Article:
Benjamin’s preschool has something called “enrichments,” which is three kinds of awesome because it’s all these extra little classes that we might want to enroll him in, except the instructors come to the preschool and teach the class right there, thereby freeing us from having to haul their little tushies all over tarnation so that they can be enriched. The instructors are independent contractors, but the preschool director collects the forms and checks and hands them over to the teachers. The classes take place between the morning and afternoon sessions, so both groups of kids can partake.
We signed Benjamin up for music. He gets to stay later on Wednesdays and play instruments and most probably drive the poor music teacher to distraction with twenty-seven-million questions about the timpani. Whatever. That’s what she gets for deciding to teach music to preschoolers.
After a trip to the local children’s museum, it became clear that there was one more class we should sign him up for. You see, he spent a half an hour in the dance area, wearing a tutu and a pair of tap shoes, trying to imitate the actions being shown on a video. Clearly, he is interested in taking dance. Which is all for the best, because it might help him a little with his coordination. Or paying attention to his body. Or whatever it takes to stop him from walking into walls.
Last Monday, I went into the preschool office to sign hand in the form for the class starting on Tuesday. She paused when she saw what I was giving her.
“You might want to call the teacher,” she said. “They haven’t had a boy in a long time. They may have to change things.” In other words, they may not want a boy in the class.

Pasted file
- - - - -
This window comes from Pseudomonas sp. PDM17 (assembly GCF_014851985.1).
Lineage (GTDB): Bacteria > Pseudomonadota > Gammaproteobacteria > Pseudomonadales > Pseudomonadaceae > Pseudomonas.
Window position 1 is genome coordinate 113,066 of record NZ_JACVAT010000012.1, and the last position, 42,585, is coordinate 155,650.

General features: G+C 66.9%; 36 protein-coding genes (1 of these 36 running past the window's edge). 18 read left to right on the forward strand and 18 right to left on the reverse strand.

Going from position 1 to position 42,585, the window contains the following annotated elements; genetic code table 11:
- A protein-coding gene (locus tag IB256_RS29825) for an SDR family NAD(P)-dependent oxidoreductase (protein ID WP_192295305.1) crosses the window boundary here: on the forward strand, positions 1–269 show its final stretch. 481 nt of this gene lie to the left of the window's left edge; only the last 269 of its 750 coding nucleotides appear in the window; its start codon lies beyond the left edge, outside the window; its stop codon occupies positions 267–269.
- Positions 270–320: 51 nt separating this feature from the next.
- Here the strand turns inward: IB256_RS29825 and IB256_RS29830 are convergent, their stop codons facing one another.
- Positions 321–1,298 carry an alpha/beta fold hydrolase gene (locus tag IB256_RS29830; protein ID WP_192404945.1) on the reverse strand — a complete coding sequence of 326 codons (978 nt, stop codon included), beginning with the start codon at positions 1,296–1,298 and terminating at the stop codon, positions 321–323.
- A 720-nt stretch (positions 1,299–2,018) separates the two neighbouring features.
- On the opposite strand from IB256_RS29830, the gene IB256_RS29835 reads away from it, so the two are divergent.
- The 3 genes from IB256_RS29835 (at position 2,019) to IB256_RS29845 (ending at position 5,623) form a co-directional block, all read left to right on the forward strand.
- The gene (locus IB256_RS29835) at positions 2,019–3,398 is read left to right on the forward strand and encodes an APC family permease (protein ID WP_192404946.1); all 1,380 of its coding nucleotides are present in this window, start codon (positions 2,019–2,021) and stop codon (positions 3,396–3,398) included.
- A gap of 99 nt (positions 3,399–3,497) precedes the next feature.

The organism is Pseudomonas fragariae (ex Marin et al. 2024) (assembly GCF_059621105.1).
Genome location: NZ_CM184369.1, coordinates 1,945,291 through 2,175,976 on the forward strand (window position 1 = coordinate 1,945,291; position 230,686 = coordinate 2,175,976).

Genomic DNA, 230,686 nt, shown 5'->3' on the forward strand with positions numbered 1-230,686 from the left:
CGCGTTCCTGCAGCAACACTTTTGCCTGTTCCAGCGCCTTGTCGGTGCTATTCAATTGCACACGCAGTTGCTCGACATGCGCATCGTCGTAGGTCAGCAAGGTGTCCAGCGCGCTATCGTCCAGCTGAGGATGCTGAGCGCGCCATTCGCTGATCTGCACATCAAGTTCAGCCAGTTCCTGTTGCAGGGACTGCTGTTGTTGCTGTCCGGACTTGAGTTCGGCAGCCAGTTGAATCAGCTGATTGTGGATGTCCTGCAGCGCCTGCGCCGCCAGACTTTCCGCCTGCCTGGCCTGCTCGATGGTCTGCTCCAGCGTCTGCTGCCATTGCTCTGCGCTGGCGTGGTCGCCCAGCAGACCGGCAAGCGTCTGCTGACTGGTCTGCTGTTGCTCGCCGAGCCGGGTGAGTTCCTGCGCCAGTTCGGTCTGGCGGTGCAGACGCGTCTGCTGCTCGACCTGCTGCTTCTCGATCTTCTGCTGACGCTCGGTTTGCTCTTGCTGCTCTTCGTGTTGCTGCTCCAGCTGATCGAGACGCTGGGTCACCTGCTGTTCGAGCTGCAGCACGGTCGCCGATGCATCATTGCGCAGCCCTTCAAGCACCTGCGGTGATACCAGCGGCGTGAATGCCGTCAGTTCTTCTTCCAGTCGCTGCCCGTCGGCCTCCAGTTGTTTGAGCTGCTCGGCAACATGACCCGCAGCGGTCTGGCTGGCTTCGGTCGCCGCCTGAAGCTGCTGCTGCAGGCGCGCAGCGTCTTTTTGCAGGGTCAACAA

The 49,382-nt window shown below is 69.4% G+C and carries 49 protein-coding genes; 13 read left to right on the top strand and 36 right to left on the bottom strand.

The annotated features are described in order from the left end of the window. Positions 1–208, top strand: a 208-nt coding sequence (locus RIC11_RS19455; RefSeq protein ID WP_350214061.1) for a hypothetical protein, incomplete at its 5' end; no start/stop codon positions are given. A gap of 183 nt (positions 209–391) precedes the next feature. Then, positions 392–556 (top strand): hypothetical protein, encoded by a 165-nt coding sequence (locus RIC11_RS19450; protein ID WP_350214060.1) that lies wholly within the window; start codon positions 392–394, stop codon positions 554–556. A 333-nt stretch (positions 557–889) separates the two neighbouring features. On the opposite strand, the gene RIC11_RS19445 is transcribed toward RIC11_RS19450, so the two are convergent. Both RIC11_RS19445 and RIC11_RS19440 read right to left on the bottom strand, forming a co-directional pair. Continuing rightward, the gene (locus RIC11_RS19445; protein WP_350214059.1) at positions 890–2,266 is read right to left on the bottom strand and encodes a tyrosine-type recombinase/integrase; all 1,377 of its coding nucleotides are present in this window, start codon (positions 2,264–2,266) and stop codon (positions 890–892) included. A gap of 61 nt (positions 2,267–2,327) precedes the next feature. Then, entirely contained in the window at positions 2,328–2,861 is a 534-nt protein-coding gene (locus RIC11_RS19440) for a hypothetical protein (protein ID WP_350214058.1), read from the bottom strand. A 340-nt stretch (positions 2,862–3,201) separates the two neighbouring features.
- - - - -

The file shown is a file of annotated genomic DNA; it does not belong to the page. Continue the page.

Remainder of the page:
I smiled agreeably and began to get up. Then, I thought the better of it. Why the hell should I call them before registering my three-year-old for dance class? It’s not like this is 1952. We’ve been through all that bra-burning and marching and whatnot precisely to earn boys the right to take dance. And for equal pay and quality childcare and the right to choose, of course. But mostly so that boys could take dance class.
“You know what,” I told her. “I think I’ll just register him. If they have a problem with it, they can come talk to me.” I did, however, think it wise to mention to Benjamin that it would be mostly girls in the class. By mostly, I meant everyone except for him, of course.
On Tuesdays, he is in the afternoon class, so the dance class is before his preschool day. As we drove to school, we were discussing the fact that in a few minutes, it would be his first day of dance class. “But, Mommy,” he queried. “Why do girls dance, too?”
“Because, babe, sometimes girls also like to dance.” Clearly, he thinks that most preschool ballet classes are completely overrun with little boys, but every now and then they decide to let a girl or two in.
When we walked into the room, there was a young woman laying down tape. “This dude is starting dance today,” I told her.
She looked up, saw who was standing with me, and panicked. “I’m just the assistant. Let me get you the teacher. She can answer your questions.”
“Oh, I don’t have any questions. Except about what shoes he should be wearing.” She nodded and scurried off in search of her boss, who returned post haste with a large smile.
“Ben here is starting dance today,” I told her. “Does he need special shoes?”
“Well, the girls all wear ballet shoes. But you could probably get him some jazz shoes.” I wasn’t sure what jazz shoes were, and Benjamin had no idea. I’m pretty sure what he really wanted were tap shoes. But there is no way I am outfitting that child with a pair of shoes that allows him to make a great deal of noise.
She turned to leave, but she couldn’t stop herself. She had to turn back. “Just so you know, he’s the only boy.”
I smiled sweetly. OK, maybe not sweetly, because I’m just basically not sweet. But nicely. I was definitely smiling nicely. “He doesn’t care. And I sure don’t, either.”
I left him, peeking back in a few minutes later to see him – a husky little Mack truck of a boy between a whole lot of pink-clad children – standing on the tape, waiting for his name to be called. When I picked him up at the end of the preschool afternoon, I asked him how dance had gone.
“Good,” he told me.
“What did you do?”
“Arabesques.” Right. Of course. Arabesques.
Can anyone tell me what the hell an arabesque is?